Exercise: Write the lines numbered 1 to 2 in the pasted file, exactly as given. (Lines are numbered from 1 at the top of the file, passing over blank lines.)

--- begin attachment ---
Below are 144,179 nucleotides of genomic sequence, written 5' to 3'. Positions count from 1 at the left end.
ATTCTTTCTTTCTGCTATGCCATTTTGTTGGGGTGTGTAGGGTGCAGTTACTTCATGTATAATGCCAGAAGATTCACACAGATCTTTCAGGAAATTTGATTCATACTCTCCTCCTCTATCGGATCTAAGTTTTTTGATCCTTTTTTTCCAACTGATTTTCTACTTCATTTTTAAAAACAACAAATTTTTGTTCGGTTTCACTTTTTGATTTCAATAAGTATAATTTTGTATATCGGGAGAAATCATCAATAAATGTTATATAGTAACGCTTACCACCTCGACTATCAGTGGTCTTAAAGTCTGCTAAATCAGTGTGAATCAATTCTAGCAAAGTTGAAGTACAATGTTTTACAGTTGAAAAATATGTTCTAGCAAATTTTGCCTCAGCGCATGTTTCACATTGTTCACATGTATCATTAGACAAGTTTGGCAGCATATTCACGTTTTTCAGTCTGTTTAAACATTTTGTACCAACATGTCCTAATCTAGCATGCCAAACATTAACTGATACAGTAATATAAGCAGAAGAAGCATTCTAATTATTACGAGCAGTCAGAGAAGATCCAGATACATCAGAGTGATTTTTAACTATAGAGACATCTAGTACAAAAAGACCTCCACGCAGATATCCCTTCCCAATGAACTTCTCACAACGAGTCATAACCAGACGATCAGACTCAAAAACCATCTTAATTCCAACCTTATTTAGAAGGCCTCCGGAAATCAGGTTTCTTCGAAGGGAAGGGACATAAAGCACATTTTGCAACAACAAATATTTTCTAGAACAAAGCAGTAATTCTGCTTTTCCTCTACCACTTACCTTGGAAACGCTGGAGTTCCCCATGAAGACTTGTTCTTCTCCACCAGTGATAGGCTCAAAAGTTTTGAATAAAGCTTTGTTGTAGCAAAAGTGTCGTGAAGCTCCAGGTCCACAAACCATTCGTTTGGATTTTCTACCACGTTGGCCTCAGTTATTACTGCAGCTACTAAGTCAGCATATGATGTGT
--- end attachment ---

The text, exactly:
Below are 144,179 nucleotides of genomic sequence, written 5' to 3'. Positions count from 1 at the left end.
ATTCTTTCTTTCTGCTATGCCATTTTGTTGGGGTGTGTAGGGTGCAGTTACTTCATGTATAATGCCAGAAGATTCACACAGATCTTTCAGGAAATTTGATTCATACTCTCCTCCTCTATCGGATCTAAGTTTTTTGATCCTTTTTTTCCAACTGATTTTCTACTTCATTTTTAAAAACAACAAATTTTTGTTCGGTTTCACTTTTTGATTTCAATAAGTATAATTTTGTATATCGGGAGAAATCATCAATAAATGTTATATAGTAACGCTTACCACCTCGACTATCAGTGGTCTTAAAGTCTGCTAAATCAGTGTGAATCAATTCTAGCAAAGTTGAAGTACAATGTTTTACAGTTGAAAAATATGTTCTAGCAAATTTTGCCTCAGCGCATGTTTCACATTGTTCACATGTATCATTAGACAAGTTTGGCAGCATATTCACGTTTTTCAGTCTGTTTAAACATTTTGTACCAACATGTCCTAATCTAGCATGCCAAACATTAACTGATACAGTAATATAAGCAGAAGAAGCATTCTAATTATTACGAGCAGTCAGAGAAGATCCAGATACATCAGAGTGATTTTTAACTATAGAGACATCTAGTACAAAAAGACCTCCACGCAGATATCCCTTCCCAATGAACTTCTCACAACGAGTCATAACCAGACGATCAGACTCAAAAACCATCTTAATTCCAACCTTATTTAGAAGGCCTCCGGAAATCAGGTTTCTTCGAAGGGAAGGGACATAAAGCACATTTTGCAACAACAAATATTTTCTAGAACAAAGCAGTAATTCTGCTTTTCCTCTACCACTTACCTTGGAAACGCTGGAGTTCCCCATGAAGACTTGTTCTTCTCCACCAGTGATAGGCTCAAAAGTTTTGAATAAAGCTTTGTTGTAGCAAAAGTGTCGTGAAGCTCCAGGTCCACAAACCATTCGTTTGGATTTTCTACCACGTTGGCCTCAGTTATTACTGCAGCTACTAAGTCAGCATATGATGTGT